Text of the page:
Report: content and customer experience dominate digital marketing

I’ve just been having a look through the Adobe report on marketing and digital trends. 

What’s really useful about this one is it gives you the right language and definitions to talk about digital in your company. It’s quite easy to blur between ‘content marketing’ and leap to channels and social, video content, jump across to analytics and the next thing you know, you have a massive 36-month Big Data project. 

Mobile-first and location technologies can occupy a lot of discussion but also distract from the core engine of the marketing program in content and customer experience

Have a look through and if you’re in Sydney, you can come along to the Content Marketing meetup “Creating scalable content systems’ at the Adobe offices this Wednesday morning. 

Full report: Digital Trends 2015

Mo people, mo problems-five ways to keep trolls out

five double 0, that's my phone number

Blowing away your community because all your members are idiots who say dumb stuff is very tempting but there a few reasons why you shouldn’t. Mainly because it could be a sign that you are doing a great job:

“for human groups, a few hundred seems to be an upper limit for a group size compatible with everyone’s knowing everybody. In our state society for instance, school principals are likely to know all their students by name if the school contains a few hundred children, but not if it contains a few thousand children. One reason why the organisation of human government tends to change from that of a tribe to that of a chiefdom in societies with more than a few hundred members is that the difficult issue of conflict resolution between strangers becomes increasingly acute in larger groups” Guns, Germs, and Steel: The Fates of Human Societies Jared Diamond 1997

It’s the same thing that happens in fast growing workplaces and popular cities- mo people, mo problems. 

1. Law and order. Smaller tribes self regulate more easily due to social pressure and you don’t need to do much to calm down a little blog spat or tacky image post. As groups become larger and more anonymous (think big city versus small town), you may need more law and order and I hate to say it, rules in the form of community guidelines. A secondary login might help to keep anon posters down and put some real faces in the mix to humanise the community. 

2. In the words of the great Tony Robbins, if there are weeds in your garden, pull them out. Don’t pretend there are no weeds and let the trolls take over but also, don’t freak out after a bad hit and blow away the branded Facebook page you spent three years cultivating.  It might just be time to reassess your strategy, gear up some more people to help and think about how you can run your page for a larger audience. Identify and pull out the weeds, you may not need to nuke the whole rainforest.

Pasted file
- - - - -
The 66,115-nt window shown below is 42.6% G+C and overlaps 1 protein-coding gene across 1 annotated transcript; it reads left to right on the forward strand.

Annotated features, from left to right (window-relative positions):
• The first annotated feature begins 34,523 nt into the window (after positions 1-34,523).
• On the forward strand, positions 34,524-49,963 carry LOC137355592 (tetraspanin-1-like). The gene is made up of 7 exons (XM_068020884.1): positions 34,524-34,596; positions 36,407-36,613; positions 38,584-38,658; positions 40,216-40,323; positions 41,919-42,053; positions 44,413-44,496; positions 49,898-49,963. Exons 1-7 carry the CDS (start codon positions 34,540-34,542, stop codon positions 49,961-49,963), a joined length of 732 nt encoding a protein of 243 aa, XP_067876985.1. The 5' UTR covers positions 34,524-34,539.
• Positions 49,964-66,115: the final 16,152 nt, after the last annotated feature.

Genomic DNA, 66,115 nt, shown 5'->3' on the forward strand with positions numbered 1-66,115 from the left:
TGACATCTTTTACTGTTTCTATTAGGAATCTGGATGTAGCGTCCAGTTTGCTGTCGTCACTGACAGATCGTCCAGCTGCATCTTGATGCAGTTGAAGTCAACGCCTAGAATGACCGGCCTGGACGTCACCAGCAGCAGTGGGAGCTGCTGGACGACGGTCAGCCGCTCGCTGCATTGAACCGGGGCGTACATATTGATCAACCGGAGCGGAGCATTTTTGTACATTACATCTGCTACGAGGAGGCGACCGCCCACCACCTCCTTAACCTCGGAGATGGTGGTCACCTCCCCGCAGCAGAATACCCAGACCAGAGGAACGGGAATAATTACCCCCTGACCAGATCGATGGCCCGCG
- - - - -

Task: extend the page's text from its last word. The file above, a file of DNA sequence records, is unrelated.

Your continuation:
Run from the thread

3. Party in the comments. Jonah Peretti from Buzzfeed/ HuffPo discovered that people loved the crazy-sauce comments that appeared at the bottom of their stories. Depending on your community, you may want to leave some weird stuff in their for seasoning. 

4. Talk to some other community managers at other workplaces and find out what they do. Sometimes, lobbing some feel-good content like iPad giveaways and free t-shirts can reset an angry mob. Just sharing your ideas and venting frustrations can make a big difference and you won't feel like you're doing a bad job all the time. I took a beaten down team to another company for a morning and they just sat and watched another online community team working. It made a huge difference to their confidence and showed them some new ways of managing prickly customers. 

5. Reward the good behaviour. Welcome new members so the same people don’t get attention for stirring. Much like the small town/ big city thing, sometimes the founding members of a community can be demanding and expect special treatment. Look after them but don’t let them drag the community down by bringing up old stuff and family feuds from 1967 all the time. It’s important to keep growing and pruning is a part of that. 

Altimeter report: Digital Transformation and the New Customer Experience

As you probably already know, I really like the work that Altimeter does and there latest offering is up to their usual standard. Digital transformation can come across as a little marketing campaign or a ‘hey look what this company did with an Instagram selfie and a well planned spontaneous flashmob’ but you get none of that lightweight nonsense from Brian Solis, Jaimy Szymanski, Charlene Li and the team.